These are not in and of themselves problems as they are issues of personal perspective – some will prefer Ethan with that distance, some won’t. What Ghost Protocol doesn’t do, however, is find any way to tether any sense of personalisation between Ethan, his team or the villain, Michael Nyqvist’s Kurt Hendricks. MI had Phelps, Ethan’s boss. MI2 had the creepy Sean Ambrose, the betrayer and dark reflection of Ethan. MI3 had Owen Davian try and kill Ethan’s wife once he made the search for the Rabbit’s Foot personal. Hendricks, in Mission: Impossible – Ghost Protocol, barely gets any screen-time and when he does, remains an arch and unknowable figure, merely a villainous cipher for the globe-trotting missions and a vague suggestion of geopolitical, post-terrorist extremism. Hendricks is just an anarchist with nuclear launch codes and a smart suit, and that’s about it. There is no weight to anything he does, and he even lacks the cruel charm or fun material of a silly, over the top Bond villain.

Mission Impossible only really as a franchise steered into realistic geopolitical waters with De Palma’s movie and its elegy for the spy game of the Cold War, one in which the players knew who the game was between – the superpowers America and Russia. MI2 and MI3, albeit in very different ways, both went for an over the top super weapon as the threat and a non-nationalistic villain in both Ambrose and Davian who could realistically have been from anywhere – much as Dougray Scott plays the former as brattish Scotsman and Philip Seymour Hoffman the latter as a preppy Yale or Harvard graduate who used his skills and intelligence for evil. This is an assumed backstory for the mysterious Davian, but it may well fit!

Ghost Protocol again veers closer to MI by having more of a geopolitical bent; Hendricks is specifically attempting to pit America and Russia against each other once more, first by giving the Russians an equivalent to 9/11 in the Kremlin bombing (interesting how GP is exactly a decade on from the Twin Towers attack) and latterly in his manipulation of nuclear weapons systems which he intends to use to make it look as if a Russian submarine is responsible for a nuclear attack on San Francisco. This idea isn’t new – Tom Clancy did it in his book The Sum of All Fears (and later the movie version with Ben Affleck), numerous Bond films have created cartoonish lone super villains attempting to throw the superpowers into World War Three, and even Alias in its final episode tries the exact same thing. Ghost Protocol, however, never really convinces you of the stakes. Perhaps it is like a Bond movie of old in that you never really doubt Ethan and his team will prevail.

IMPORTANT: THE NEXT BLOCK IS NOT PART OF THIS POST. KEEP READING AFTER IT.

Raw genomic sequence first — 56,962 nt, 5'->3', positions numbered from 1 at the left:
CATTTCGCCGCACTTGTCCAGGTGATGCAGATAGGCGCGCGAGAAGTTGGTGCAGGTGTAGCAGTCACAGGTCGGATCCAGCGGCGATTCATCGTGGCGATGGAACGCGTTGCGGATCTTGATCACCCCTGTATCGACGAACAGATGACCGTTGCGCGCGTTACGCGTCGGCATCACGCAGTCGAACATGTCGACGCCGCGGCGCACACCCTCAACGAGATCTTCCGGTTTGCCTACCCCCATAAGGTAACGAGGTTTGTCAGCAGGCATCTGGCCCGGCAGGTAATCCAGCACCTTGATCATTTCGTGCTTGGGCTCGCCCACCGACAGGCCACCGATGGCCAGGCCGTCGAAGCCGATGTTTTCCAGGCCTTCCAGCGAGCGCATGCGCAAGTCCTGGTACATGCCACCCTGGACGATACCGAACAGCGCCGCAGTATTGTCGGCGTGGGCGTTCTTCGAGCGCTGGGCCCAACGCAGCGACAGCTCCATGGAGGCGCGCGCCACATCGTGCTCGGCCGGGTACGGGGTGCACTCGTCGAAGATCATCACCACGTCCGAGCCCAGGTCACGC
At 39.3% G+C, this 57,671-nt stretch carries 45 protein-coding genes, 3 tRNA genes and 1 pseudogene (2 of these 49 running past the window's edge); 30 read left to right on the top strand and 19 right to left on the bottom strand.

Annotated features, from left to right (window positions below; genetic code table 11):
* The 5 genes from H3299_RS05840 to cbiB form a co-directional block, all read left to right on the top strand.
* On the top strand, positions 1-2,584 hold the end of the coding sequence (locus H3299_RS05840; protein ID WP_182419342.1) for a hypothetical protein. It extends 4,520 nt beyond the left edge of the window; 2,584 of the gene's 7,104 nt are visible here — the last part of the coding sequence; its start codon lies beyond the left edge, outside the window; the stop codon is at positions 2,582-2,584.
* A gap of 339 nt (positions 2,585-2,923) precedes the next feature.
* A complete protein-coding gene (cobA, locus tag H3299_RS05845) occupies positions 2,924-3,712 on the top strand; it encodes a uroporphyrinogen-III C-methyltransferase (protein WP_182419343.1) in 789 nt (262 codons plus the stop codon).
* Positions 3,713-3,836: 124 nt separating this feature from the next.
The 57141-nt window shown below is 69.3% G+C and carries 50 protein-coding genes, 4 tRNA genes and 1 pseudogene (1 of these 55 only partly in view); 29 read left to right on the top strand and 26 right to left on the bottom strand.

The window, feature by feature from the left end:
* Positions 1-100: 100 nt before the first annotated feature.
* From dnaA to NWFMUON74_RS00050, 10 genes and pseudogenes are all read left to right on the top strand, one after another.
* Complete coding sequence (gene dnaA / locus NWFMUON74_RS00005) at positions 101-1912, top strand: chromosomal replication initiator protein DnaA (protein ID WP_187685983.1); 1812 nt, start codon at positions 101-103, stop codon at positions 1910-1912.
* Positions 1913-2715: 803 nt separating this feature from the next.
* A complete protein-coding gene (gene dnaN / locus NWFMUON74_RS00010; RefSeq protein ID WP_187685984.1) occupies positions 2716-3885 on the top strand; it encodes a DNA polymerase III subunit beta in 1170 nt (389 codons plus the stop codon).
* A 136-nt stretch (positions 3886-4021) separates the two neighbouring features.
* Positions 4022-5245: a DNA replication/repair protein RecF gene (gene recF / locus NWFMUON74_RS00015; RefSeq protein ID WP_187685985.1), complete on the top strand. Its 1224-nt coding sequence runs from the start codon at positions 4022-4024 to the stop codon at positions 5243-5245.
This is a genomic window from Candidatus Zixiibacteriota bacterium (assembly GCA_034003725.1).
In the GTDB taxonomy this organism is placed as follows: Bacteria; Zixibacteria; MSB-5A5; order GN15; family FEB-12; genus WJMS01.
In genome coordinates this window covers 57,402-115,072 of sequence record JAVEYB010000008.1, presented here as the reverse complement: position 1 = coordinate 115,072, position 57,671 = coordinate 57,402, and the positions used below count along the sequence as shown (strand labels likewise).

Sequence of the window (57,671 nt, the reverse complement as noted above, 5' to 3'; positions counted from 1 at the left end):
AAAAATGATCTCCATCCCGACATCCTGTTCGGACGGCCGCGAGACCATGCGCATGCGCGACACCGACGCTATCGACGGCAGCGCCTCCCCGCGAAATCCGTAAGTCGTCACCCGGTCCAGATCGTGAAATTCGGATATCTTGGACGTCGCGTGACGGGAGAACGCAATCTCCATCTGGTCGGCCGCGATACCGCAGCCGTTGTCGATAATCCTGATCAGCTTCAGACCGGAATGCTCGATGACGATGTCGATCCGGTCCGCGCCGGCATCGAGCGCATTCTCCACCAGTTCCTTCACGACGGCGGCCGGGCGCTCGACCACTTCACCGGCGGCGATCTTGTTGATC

Mission Impossible Ghost Protocol

You feel this is where Ghost Protocol misses an opportunity. It struggles to define itself beyond the outward, admittedly impressive, theatrics which showcase the Mission Impossible concept and the continued super-heroics of Tom Cruise. It doesn’t even entirely hold true to the marketing, which displays Cruise in much grungier fashion, wrapped in a hooded jacket, surrounded by the sandstorm browns of the desert, which is a stark contrast to the fiery intensity of MI2‘s poster or the sleek spy-fi and buzz cut hairdo on MI3‘s promotional material. Going in, you may have expected Ghost Protocol to maybe cut a bit on the dark side, inspired perhaps by the grittier heroism Christopher Nolan’s The Dark Knight had made cache around this time, and yet… Ghost Protocol remains decidedly spry, colourful and overblown, more so than any of the films in the franchise up to this point.

It’s interesting too how the majority of its cast all ended up either part of or on the verge of roles which cemented their positions within cinema and pop-culture beyond Mission Impossible. The late Nyqvist was picked up from the original The Girl With the Dragon Tattoo pictures. Josh Holloway, as the ill-fated Hanaway, had just finished playing slippery rogue Sawyer on Lost and was still present in the public consciousness. Lea Seydoux, barely making a mark here as cold assassin Moreau, would break out in the taboo challenging Blue is the Warmest Colour before not quite convincing as James Bond’s great love in Spectre.

The most interesting is Renner, who the year after would appear as Hawkeye in the globally successful and critically acclaimed benchmark of the Marvel Cinematic Universe, Avengers Assemble, after a brief introductory cameo in Kenneth Branagh’s Thor. The same year as Avengers Assemble, he would attempt to be the anchor which relaunched the Bourne franchise without, err… Bourne, in The Bourne Legacy, which met with little success.

None of the above supporting actors have quite fulfilled their potential as of yet and Renner is perhaps the most key of these – outside of the occasional appearance as Hawkeye (he is arguably the least used Avenger of them all), Renner in subsequent years has veered more toward grittier, low-key fare such as Taylor Sheridan’s chilly Wind River than embracing the glossy blockbuster. If he and Brandt were ever considered as possible replacements for Cruise and Hunt, it didn’t last long.

This is why we cannot underestimate, yet again, the star wattage of Tom Cruise as the anchor of Mission Impossible, because he remains the engine which keeps Ghost Protocol both on the rails as an entertaining, if unexpectedly throwaway, entry into a franchise which conventional wisdom suggests just ‘keeps on getting better’. This doesn’t ring true, and appears to be a popular myth about Mission Impossible which remains prevalent. Many are too quick to throw away de Palma’s original, for a start, when it remains the most directly artistic and interesting of all the pictures to date, because it predates the point Cruise truly became Mission Impossible.

If MI3 is also too quickly disregarded, then Ghost Protocol perhaps is remembered too fondly thanks to the surface, when the layers simply aren’t there. It can absolutely be enjoyed on its own terms, and when it entertains it does indeed have the level of bravura showmanship Brad Bird sought, perhaps more than any of the Mission Impossible films up to that point. But the best Mission Impossible film? I just don’t see it and, crucially, I don’t feel it.